How Jonathan Van Ness Can Save Us All: The History of HIV Representation in Media

Van Ness might be the ideal icon to openly speak about the reality of living with HIV/AIDS in 2019.

Our beloved Gay Jesus, Jonathan Van Ness, may actually save lives in coming years.

No, perhaps not directly, but as a darling of Netflix's Emmy-nominated Queer Eye, Van Ness has a platform to represent the LGBTQ+ community and be the voice of social change that's heard with a simple streaming subscription; and in a candid interview with The New York Times, Van Ness recently shared that he's living with HIV. Ahead of the release of his memoir, Over the Top: A Raw Journey to Self-Love, the non-binary TV personality shared his story of testing positive at 25 after fainting one day at work. "When Queer Eye came out, it was really difficult because I was like, 'Do I want to talk about my status?'" he said. "And then I was like, 'The Trump administration has done everything they can do to have the stigmatization of the L.G.B.T. community thrive around me'…I do feel the need to talk about this." Now 32, he's opening up about being an addict and a survivor of sexual abuse long before he became Queer Eye's "effervescent, gregarious majestic center-part-blow-dry cotton-candy figure-skating queen," in his own words.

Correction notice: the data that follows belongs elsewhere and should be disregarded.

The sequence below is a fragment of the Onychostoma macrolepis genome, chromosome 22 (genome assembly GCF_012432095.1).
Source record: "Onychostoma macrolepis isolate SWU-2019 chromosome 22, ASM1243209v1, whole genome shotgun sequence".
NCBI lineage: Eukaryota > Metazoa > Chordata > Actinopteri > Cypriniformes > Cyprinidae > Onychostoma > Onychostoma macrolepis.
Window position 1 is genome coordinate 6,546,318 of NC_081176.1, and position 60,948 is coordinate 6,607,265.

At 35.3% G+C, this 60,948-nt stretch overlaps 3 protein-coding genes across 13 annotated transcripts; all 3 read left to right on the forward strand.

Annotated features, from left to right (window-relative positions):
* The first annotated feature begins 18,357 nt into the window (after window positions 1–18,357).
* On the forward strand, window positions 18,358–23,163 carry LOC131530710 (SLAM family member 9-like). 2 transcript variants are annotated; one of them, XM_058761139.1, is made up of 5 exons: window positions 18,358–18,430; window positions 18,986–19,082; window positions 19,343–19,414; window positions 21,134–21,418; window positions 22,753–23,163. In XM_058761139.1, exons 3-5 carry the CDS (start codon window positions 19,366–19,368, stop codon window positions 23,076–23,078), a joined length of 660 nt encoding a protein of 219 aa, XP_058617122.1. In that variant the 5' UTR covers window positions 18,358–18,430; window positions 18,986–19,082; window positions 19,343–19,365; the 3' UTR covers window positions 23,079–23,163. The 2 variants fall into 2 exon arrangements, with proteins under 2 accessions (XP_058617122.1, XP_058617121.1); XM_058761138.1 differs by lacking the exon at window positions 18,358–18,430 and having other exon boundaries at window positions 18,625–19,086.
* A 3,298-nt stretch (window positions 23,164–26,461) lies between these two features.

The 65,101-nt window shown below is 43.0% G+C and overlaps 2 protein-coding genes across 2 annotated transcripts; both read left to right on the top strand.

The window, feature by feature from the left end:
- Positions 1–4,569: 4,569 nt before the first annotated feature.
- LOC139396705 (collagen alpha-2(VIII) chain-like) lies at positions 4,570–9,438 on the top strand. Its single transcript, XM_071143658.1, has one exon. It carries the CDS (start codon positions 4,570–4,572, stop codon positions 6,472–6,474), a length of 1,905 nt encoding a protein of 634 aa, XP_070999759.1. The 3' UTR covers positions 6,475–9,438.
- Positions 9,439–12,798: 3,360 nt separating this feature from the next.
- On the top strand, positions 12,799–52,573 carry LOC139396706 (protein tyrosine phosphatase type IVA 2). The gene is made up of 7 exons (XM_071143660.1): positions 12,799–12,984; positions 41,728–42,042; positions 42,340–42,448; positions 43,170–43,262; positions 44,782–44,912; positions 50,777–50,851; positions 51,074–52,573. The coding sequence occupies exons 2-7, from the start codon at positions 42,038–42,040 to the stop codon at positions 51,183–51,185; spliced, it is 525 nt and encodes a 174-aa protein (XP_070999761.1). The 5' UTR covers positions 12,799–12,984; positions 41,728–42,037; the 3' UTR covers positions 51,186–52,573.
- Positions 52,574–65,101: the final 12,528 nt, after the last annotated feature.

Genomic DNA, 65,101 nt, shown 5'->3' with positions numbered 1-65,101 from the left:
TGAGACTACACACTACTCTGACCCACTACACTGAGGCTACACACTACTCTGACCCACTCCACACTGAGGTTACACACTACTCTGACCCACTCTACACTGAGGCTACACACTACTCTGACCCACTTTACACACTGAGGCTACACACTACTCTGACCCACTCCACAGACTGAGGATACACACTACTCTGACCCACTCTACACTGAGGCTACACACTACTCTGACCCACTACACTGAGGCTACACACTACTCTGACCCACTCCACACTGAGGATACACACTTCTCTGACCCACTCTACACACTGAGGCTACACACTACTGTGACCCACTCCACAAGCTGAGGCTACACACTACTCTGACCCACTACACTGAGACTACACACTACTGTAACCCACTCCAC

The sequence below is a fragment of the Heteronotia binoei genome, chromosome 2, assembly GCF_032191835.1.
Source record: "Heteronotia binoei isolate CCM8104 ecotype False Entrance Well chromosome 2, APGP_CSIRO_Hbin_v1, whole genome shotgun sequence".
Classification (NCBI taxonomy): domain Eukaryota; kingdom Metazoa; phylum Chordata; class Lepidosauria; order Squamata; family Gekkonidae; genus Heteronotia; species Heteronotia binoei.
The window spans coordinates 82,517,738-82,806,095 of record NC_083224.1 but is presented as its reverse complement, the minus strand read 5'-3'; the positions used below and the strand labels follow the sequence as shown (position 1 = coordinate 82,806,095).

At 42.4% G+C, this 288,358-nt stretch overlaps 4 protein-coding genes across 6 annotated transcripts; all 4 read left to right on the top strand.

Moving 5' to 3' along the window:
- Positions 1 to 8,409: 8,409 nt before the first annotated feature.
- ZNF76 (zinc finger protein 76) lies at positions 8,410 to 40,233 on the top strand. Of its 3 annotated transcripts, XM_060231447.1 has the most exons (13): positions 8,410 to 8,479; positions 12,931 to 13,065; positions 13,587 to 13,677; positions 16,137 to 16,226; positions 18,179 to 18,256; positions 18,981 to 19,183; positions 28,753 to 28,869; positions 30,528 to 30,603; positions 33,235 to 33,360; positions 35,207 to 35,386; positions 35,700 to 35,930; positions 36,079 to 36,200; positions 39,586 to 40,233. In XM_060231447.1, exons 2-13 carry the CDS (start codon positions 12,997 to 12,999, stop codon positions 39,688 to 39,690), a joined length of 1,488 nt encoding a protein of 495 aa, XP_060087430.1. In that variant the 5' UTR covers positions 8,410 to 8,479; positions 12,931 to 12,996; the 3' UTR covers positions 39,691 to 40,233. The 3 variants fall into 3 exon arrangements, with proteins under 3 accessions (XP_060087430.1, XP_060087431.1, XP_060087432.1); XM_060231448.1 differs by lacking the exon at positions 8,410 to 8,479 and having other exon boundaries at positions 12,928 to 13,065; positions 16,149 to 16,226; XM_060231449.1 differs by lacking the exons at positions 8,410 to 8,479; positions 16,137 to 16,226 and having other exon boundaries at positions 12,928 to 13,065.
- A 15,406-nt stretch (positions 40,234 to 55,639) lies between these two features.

Van Ness might be the ideal icon to openly speak about the reality of living with HIV/AIDS in 2019. He's called the success of Queer Eye "the honor of a lifetime," and he's become a public face for non-binary members of the LGBTQ+ community (along with singer Sam Smith and actors like Asia Kate Dillon and Nico Tortorella).